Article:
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Q&A with Social Media Guru, Eric Alper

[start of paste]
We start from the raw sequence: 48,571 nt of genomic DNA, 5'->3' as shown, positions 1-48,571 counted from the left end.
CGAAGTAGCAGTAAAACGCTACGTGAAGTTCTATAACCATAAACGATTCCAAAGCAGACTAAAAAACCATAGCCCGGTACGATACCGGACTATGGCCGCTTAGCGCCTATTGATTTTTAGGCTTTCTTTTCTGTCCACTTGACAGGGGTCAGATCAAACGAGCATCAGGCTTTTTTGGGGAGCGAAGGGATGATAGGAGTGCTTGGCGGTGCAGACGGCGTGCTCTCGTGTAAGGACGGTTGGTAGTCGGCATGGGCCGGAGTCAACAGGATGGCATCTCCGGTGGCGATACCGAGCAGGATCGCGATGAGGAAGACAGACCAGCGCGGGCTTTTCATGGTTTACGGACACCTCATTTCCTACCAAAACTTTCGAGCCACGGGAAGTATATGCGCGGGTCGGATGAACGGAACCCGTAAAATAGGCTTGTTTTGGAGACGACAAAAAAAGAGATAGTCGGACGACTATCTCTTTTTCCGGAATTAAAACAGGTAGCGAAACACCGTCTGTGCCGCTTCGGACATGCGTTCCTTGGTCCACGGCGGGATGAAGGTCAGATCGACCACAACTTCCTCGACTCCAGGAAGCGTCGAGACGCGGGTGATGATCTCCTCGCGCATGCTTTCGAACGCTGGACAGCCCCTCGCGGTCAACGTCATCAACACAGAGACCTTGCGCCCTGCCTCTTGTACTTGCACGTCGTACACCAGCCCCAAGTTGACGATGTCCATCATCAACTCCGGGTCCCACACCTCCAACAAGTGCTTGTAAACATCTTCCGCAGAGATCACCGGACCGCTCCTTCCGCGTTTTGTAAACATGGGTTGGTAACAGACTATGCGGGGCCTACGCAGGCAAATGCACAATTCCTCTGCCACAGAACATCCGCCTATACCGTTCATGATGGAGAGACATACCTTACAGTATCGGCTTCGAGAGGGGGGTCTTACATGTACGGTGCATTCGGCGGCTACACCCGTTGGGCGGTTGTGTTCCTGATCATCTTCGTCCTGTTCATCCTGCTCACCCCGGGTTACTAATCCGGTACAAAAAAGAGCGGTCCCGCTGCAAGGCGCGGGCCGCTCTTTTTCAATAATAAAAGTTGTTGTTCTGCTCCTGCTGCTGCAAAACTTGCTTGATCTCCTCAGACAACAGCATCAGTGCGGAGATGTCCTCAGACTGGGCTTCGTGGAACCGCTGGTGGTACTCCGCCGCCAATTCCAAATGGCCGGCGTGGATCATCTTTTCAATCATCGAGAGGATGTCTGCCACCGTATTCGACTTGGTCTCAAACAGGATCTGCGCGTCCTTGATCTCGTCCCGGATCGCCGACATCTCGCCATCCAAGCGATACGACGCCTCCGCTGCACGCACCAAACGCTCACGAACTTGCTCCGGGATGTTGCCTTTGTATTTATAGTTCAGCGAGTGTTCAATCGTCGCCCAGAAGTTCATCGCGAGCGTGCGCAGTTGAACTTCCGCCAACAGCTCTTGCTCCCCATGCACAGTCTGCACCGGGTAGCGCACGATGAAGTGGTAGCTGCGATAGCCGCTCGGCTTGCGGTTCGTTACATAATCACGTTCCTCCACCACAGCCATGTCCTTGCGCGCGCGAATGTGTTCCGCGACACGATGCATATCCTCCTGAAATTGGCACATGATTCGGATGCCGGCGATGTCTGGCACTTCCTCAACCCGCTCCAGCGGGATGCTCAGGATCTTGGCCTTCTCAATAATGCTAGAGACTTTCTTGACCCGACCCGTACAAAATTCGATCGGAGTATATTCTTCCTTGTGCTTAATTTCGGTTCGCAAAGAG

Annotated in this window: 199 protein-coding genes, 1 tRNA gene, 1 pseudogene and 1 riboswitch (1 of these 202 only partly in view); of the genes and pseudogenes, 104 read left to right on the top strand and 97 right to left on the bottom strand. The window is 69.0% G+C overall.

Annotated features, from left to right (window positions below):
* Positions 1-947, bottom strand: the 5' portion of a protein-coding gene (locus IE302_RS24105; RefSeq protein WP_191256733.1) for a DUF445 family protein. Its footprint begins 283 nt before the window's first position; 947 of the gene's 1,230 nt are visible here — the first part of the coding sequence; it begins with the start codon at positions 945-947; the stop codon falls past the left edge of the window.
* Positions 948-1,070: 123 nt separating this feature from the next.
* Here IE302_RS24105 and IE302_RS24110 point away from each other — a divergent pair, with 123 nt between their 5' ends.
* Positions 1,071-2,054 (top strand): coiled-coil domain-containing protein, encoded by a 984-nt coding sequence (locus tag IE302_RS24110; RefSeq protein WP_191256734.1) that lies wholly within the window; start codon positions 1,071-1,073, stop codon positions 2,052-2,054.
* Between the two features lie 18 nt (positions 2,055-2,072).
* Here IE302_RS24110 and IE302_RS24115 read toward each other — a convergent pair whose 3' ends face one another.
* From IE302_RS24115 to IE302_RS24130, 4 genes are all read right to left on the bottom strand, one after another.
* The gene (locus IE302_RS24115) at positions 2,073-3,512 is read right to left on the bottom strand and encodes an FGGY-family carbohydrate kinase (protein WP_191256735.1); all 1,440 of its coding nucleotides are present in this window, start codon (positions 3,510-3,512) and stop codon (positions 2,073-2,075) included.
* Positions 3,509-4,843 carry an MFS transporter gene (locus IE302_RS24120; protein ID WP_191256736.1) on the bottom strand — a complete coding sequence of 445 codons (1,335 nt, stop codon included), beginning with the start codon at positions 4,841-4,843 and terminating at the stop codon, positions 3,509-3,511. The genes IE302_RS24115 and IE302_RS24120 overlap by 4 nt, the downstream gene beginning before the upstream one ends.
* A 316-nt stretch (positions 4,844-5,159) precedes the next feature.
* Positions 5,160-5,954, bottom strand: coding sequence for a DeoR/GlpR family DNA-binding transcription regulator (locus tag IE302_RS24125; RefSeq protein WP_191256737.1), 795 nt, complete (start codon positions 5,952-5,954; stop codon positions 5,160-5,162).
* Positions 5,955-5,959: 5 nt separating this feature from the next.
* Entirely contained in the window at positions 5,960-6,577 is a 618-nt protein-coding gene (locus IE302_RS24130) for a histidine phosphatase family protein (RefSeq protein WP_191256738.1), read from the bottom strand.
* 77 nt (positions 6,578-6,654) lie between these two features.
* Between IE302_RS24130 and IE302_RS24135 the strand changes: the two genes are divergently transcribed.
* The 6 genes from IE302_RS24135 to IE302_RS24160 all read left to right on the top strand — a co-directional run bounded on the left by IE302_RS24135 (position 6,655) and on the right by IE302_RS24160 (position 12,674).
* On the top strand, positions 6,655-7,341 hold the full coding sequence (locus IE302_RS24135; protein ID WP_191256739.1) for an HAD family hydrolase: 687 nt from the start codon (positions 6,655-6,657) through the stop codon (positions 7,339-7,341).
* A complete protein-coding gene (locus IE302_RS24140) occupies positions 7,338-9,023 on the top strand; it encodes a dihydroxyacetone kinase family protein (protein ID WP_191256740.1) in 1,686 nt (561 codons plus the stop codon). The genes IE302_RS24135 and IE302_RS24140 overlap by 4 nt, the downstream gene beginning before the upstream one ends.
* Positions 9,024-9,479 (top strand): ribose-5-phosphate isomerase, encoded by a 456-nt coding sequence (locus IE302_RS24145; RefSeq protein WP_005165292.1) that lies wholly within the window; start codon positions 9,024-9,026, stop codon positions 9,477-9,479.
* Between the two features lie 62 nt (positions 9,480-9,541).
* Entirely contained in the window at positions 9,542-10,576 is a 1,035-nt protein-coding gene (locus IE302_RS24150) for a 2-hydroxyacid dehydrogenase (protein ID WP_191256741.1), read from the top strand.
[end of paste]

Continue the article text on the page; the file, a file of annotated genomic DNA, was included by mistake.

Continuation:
Eric Alper certainly is a jack-of-all-trades, and one name you should be familiar with if you’re in the music industry, or on Twitter. Director of Media Relations at eOne Music Canada and chosen by Billboard Magazine, Paste Magazine and The National Post as the Best on Twitter, Eric Alper is a fountain of music and industry information. Here’s a little peek inside the mind of the great Eric Alper. What inspired you to push online social media and become one of the most recognized Twitter users within North America? Social media and especially Twitter allowed me to reach people more directly, about music news, fun facts, and hardly-seen photos and general stuff that clutter my brain. I had no idea my reach would grow this far, this fast. I do social media without a plan to do anything other than to entertain myself, really. By sharing not just eOne Music information, and really only put online what I love, or find cool. It just happened that it connected. Based on your panel from CMW 2012, what are some important guidelines about engaging the online music community? If you treat social media as a key part of your PR campaign and wider brand strategy you can achieve real results, earning the trust of your fanbase. But remember, you don’t ever own your brand, the fans do. Artists have to be more accountable to the fans – that means whatever you tweet or post is going to spread further than your own fanbase with just a share or RT from a fan, and you have to always keep that in mind. Artists have to be aware of being transparent – and that’s a good thing. Long ago are the days where the mystery is part of the campaign. That still works for some artists like Bowie or Jack White, but you WANT your fans to share your photos, your music, your videos. Make your fans the best PR team you could ever put together. What tips do you recommend for bands and artists who have just begun to embrace social media? You can still be authentic on social media sites, and share your persona and personality, but you don't have to share everything. Every post or tweet can possibility exclude current fans or future ones, if they don't agree with your personal views. Don’t be mean. Don’t say anything you wouldn’t say if your mother is reading. If your website is not mobile-friendly, you set yourself up for failure. So many of your fans are checking out and listening to music and watching videos through their phones, so post things accordingly. Don’t hand off your social media activities to the one member in the band that doesn’t like to talk or share. If you love something, anything – a photo of another band, someone else’s song, a book you’re reading, an awesome place you just ate at, share it. Not everything will work, and that’s ok. Social media works 24/7, and happens even when you’re not on it. Become a true participant in each social media site you want to engage in, and don’t always post about your new release, or ask people to buy stuff all the time – you’re a band, not an infomercial. So expect to dive in fully, and have fun! Select a fan of the week. Facebook makes it easy to find out about birthdays – wish someone a happy day – it’ll blow their minds that you care. Share what’s on your iPod or the first album or song you ever bought. Allow fans to write the last line of the song you’re working on and give them a credit. Do a Google+ rehearsal and allow the fans to see behind-the-scenes. Have the fans design your new t-shirt, tour poster, or album cover. Look outside the music industry for cool ideas and happenings in other industries are doing. Hold a Facebook or Twitter party for autographed CDs, merch, and stuff the fans would love to have. Invite the fans to join you for food before the show (I bet you won’t have to pay). Create and share an Rdio or Spotify playlist. Get on Pinterest and post photos of your fans, the shows, your fave performers or people you admire. Seriously, anything goes! Where do you see the world of social media heading, what big trends do you predict for the online music community? Over the past 2 years, paid subscribers in the US have more than quadrupled over the past 24 months, a growth rate of roughly 340%. Canada is a bit behind in the offerings for streaming sites, and we’re witnessing the start of a new generation consuming music more than any other time in history. They want to listen to music, when they want, however many times they want, and – more importantly – share it on every available platform. The sharing part is the most critical. It’s really no different than when I was a teenager, calling my friends up and inviting them to hear the latest purchase at the record store – today, there’s so many more places to share what you love. The record labels were traditionally society's music filters, and this has forever changed. Now someone with a large following online can potentially sell a band better, faster, and cheaper than any marketing department.  But it’s not just the ones with celebrity status or a big audience that can sell you – everyone, and anyone who has an opinion about music can help you spread the word. Expect big strides in recommendation systems online. They’ll be the ones to expose you to your fans who like "familiar" larger and more successful bands. As a social media guru what social platform is the most important one to engage in, in order to generate and maintain a musical following? Forget, for a second, the big social media sites every band should be on – Twitter, Facebook, Soundcloud, Bandcamp, MySpace, Tumblr and Pinterest. Each site should always directly back to the artist homepage. First impressions are key to any relationship and today that will most likely happen starting in the Google toolbar. Your homepage is also imperative because you own the content. You don’t anywhere else. If any of the social media sites go down, your homepage is still active. Hot social media sites come and go – I can’t even keep track of the new ones popping up on a daily basis offering promotion for bands – but you’ll receive far more hits to your homepage than any other place. Content is still king on all digital platforms and whether it’s website or blog content, and keep it simple – no more than a handful of tabs, with links to all your social media networks the fans can join. As someone who has been in the music industry for over 20 years you have been able to watch social media change the face of the music industry. What do you predict will be the future of the music industry? I’m crazy enough not to predict what will happen, but I do know this: The one thought process will never change, and it’s been this thought since the 1950s, regardless of format, template, size and stature of the music industry, and it’s this: Is it great? Does it make my hair stand up? Does it make me want to listen to it again, and let everyone I know how great it is? The band’s competition isn’t the local band down the street. It’s Springsteen. It’s Lady Gaga. It’s Justin Bieber. Every band is competing for the same ears and eyeballs as everyone else, and only the great will survive.